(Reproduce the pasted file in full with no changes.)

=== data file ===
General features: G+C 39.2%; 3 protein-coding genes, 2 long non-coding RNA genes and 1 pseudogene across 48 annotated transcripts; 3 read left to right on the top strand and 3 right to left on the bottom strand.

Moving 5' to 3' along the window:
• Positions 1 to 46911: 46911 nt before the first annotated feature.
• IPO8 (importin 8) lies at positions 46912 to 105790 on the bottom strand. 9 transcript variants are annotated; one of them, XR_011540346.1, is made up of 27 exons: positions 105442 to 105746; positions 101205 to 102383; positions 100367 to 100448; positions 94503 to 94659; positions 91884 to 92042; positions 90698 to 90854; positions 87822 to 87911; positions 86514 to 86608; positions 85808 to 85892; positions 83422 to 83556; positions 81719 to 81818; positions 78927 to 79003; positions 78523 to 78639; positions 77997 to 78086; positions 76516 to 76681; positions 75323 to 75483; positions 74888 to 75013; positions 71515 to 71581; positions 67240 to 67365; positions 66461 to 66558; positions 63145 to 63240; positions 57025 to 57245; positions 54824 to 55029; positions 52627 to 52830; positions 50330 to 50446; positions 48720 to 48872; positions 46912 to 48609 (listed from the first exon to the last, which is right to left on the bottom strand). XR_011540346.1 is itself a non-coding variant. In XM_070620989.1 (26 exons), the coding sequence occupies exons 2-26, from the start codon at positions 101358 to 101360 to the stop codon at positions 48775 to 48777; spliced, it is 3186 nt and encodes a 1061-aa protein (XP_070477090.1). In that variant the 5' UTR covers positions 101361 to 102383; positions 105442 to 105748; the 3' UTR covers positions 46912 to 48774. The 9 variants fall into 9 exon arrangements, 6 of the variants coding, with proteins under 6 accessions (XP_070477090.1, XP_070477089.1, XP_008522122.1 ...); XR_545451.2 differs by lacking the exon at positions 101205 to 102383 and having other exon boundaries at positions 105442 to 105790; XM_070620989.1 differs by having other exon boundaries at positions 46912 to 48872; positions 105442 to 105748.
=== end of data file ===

General features: G+C 39.2%; 3 protein-coding genes, 2 long non-coding RNA genes and 1 pseudogene across 48 annotated transcripts; 3 read left to right on the top strand and 3 right to left on the bottom strand.

Moving 5' to 3' along the window:
• Positions 1 to 46911: 46911 nt before the first annotated feature.
• IPO8 (importin 8) lies at positions 46912 to 105790 on the bottom strand. 9 transcript variants are annotated; one of them, XR_011540346.1, is made up of 27 exons: positions 105442 to 105746; positions 101205 to 102383; positions 100367 to 100448; positions 94503 to 94659; positions 91884 to 92042; positions 90698 to 90854; positions 87822 to 87911; positions 86514 to 86608; positions 85808 to 85892; positions 83422 to 83556; positions 81719 to 81818; positions 78927 to 79003; positions 78523 to 78639; positions 77997 to 78086; positions 76516 to 76681; positions 75323 to 75483; positions 74888 to 75013; positions 71515 to 71581; positions 67240 to 67365; positions 66461 to 66558; positions 63145 to 63240; positions 57025 to 57245; positions 54824 to 55029; positions 52627 to 52830; positions 50330 to 50446; positions 48720 to 48872; positions 46912 to 48609 (listed from the first exon to the last, which is right to left on the bottom strand). XR_011540346.1 is itself a non-coding variant. In XM_070620989.1 (26 exons), the coding sequence occupies exons 2-26, from the start codon at positions 101358 to 101360 to the stop codon at positions 48775 to 48777; spliced, it is 3186 nt and encodes a 1061-aa protein (XP_070477090.1). In that variant the 5' UTR covers positions 101361 to 102383; positions 105442 to 105748; the 3' UTR covers positions 46912 to 48774. The 9 variants fall into 9 exon arrangements, 6 of the variants coding, with proteins under 6 accessions (XP_070477090.1, XP_070477089.1, XP_008522122.1 ...); XR_545451.2 differs by lacking the exon at positions 101205 to 102383 and having other exon boundaries at positions 105442 to 105790; XM_070620989.1 differs by having other exon boundaries at positions 46912 to 48872; positions 105442 to 105748.